Climbing Poem by Sylvia Plath


Climbing Poem by Sylvia Plath

Above the Oxbow

Here in this valley of discrete academies
We have not mountains, but mounts, truncated hillocks
To the Adirondacks, to northern Monadnock,
Themselves mere rocky hillocks to an Everest.
Still, they’re out best mustering of height: by
Comparison with the sunnken silver-grizzled
Back of the Connecticut, the river-level
Flats of Hadley farms, they’re lofty enough
Elevations to be called something more than hills.
Green, wholly green, they stand their knobby spine
Against our sky: they are what we look southward to
Up Pleasant Street at Main. Poising their shapes
Between the snuff and red tar-paper apartments,
They mound a summer coolness in our view.

To people who live in the bottom of valleys
A rise in the landscape, hummock or hogback, looks
To be meant for climbing. A peculiar logic
In going up for the coming down if the post
We start at’s the same post we finish by,
But it’s the clear conversion at the top can hold
Us to the oblique road, in spite of a fitful
Wish for even ground, and it’s the last cliff
Ledge will dislodge out cramped concept of space, unwall
Horizons beyond vision, spill vision
After the horizons, stretching the narrowed eye
To full capacity. We climb to hopes
Of such seeing up the leaf-shuttered escarpments,
Blindered by green, under a green-grained sky

Into the blue. Tops define themselves as places
Where nothing higher’s to be looked to. Downward looks
Follow the black arrow-backs of swifts on their track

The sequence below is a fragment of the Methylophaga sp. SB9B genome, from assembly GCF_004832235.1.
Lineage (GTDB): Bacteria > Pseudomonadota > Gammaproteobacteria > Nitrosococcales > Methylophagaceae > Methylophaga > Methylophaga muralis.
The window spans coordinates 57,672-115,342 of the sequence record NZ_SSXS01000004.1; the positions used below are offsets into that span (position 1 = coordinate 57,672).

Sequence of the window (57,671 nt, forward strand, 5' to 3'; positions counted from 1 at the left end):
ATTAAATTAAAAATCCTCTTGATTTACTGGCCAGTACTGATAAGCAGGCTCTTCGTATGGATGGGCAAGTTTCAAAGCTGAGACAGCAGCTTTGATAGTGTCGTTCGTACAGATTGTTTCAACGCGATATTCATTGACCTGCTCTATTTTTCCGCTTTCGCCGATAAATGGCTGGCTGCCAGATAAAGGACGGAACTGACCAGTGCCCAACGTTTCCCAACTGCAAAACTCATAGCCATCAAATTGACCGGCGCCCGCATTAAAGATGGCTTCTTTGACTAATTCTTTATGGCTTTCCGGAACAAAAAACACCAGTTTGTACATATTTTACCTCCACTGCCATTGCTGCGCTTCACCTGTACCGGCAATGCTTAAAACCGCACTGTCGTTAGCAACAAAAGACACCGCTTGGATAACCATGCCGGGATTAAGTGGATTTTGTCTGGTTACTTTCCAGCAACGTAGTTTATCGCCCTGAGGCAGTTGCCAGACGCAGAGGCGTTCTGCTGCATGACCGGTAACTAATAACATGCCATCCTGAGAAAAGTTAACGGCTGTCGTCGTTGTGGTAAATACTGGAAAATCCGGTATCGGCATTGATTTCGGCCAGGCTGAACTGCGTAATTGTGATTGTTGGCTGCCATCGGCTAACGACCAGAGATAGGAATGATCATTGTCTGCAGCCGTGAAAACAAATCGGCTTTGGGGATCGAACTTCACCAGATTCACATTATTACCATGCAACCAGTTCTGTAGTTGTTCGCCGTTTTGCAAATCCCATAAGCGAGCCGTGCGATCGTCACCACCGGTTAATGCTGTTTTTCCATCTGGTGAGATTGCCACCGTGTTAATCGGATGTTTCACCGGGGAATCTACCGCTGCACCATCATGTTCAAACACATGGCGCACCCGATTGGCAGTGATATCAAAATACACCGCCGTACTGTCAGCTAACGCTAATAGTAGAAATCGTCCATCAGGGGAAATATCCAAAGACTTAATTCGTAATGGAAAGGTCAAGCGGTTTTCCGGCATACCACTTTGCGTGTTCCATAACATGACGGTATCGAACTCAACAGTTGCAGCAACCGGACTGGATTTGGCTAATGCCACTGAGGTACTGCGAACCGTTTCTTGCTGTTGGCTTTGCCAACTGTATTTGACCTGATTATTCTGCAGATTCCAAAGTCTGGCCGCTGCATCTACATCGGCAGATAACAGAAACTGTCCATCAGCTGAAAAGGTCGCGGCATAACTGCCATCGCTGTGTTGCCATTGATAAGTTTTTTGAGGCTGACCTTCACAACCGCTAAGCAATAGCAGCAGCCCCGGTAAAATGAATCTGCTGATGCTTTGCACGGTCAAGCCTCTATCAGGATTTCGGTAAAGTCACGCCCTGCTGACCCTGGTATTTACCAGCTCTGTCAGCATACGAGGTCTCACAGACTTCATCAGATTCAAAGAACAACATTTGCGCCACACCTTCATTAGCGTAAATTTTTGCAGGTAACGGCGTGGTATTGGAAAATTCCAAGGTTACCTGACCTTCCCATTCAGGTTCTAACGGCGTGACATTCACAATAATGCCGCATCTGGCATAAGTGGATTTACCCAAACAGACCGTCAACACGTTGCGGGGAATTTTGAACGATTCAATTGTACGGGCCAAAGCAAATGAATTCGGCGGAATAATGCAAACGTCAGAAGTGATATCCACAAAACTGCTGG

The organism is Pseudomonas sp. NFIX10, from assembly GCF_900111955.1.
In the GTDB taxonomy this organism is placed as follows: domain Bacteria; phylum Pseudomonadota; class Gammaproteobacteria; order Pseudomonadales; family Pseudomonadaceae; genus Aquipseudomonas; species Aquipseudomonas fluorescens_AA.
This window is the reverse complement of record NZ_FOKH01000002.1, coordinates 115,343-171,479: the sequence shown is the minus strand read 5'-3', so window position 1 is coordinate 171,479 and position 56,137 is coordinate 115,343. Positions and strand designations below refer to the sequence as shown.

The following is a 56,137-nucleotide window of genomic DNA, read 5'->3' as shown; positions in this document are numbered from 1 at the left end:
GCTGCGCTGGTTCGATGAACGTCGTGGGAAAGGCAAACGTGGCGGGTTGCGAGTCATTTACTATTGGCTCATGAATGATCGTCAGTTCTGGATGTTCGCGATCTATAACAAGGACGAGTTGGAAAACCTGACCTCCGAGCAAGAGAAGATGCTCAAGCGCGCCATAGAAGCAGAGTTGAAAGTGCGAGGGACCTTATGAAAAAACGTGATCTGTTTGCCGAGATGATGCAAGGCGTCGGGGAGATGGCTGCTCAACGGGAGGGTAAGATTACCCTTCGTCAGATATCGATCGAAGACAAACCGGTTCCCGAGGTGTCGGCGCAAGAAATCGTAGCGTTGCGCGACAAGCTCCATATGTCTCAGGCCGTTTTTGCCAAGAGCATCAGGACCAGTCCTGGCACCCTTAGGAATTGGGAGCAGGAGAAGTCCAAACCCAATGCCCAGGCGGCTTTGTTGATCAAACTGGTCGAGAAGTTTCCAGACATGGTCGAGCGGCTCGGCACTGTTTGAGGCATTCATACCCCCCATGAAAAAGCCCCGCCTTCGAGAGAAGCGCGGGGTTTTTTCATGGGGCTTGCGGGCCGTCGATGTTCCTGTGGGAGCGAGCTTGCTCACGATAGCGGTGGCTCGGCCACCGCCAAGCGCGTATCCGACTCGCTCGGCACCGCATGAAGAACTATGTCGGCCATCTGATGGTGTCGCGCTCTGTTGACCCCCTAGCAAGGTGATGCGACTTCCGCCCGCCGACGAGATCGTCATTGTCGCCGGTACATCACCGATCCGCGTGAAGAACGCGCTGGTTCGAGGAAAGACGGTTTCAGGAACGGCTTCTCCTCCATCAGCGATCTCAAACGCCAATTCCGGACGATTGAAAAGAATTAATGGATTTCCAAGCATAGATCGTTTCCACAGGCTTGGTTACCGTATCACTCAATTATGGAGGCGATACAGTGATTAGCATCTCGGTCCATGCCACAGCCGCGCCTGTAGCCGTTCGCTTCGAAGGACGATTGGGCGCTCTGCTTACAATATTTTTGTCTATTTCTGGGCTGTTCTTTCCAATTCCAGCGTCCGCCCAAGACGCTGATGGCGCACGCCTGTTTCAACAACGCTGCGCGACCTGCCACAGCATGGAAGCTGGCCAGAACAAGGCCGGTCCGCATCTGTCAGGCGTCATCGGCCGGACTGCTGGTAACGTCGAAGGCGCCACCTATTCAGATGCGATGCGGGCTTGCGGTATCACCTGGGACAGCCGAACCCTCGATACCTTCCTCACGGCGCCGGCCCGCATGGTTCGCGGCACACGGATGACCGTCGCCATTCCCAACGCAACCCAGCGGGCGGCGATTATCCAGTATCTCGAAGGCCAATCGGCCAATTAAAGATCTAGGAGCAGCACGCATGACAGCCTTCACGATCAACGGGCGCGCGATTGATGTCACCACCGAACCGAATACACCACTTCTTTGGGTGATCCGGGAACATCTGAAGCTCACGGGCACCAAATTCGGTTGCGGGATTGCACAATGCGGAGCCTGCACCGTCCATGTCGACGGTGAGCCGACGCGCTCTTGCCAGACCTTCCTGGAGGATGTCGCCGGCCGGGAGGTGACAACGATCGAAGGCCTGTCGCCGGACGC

Of the air eddies’ loop and arc though air’s at rest
To us, since we see no leaf edge stir high
Here on a mount overlaid with leaves. The paint-peeled
Hundred-year-old hotel sustains its ramshackle
Four-way veranda, view-keeping above
The fallen timbers of its once remarkable
Funicular railway, witness to gone
Time, and to graces gone with the time. A state view-
Keeper collects half-dollars for the slopes
Of state scenery, sells soda, shows off viewpoints.
A ruffy skylight oaints the gray oxbow

And paints the river’s pale circumfluent stillness.
As roses broach their carmine in a mirror. Flux
Of the desultory currents — all that unique
Stripple of shifting wave-tips is ironed out, lost
In the simplified orderings of sky-
Lorded perspectives. Maplike, the far fields are ruled
By correct green lines and no seedy free-for-all
Of asparagus heads. Cars run their suave
Colored beads on the strung roads, and the people stroll
Straightforwardly across the springing green.
All’s peace and discipline down there. Till lately we
Lived under the shadow of hot rooftops
And never saw how coolly we might move. For once
A high hush quietens the crickets’ cry.
***

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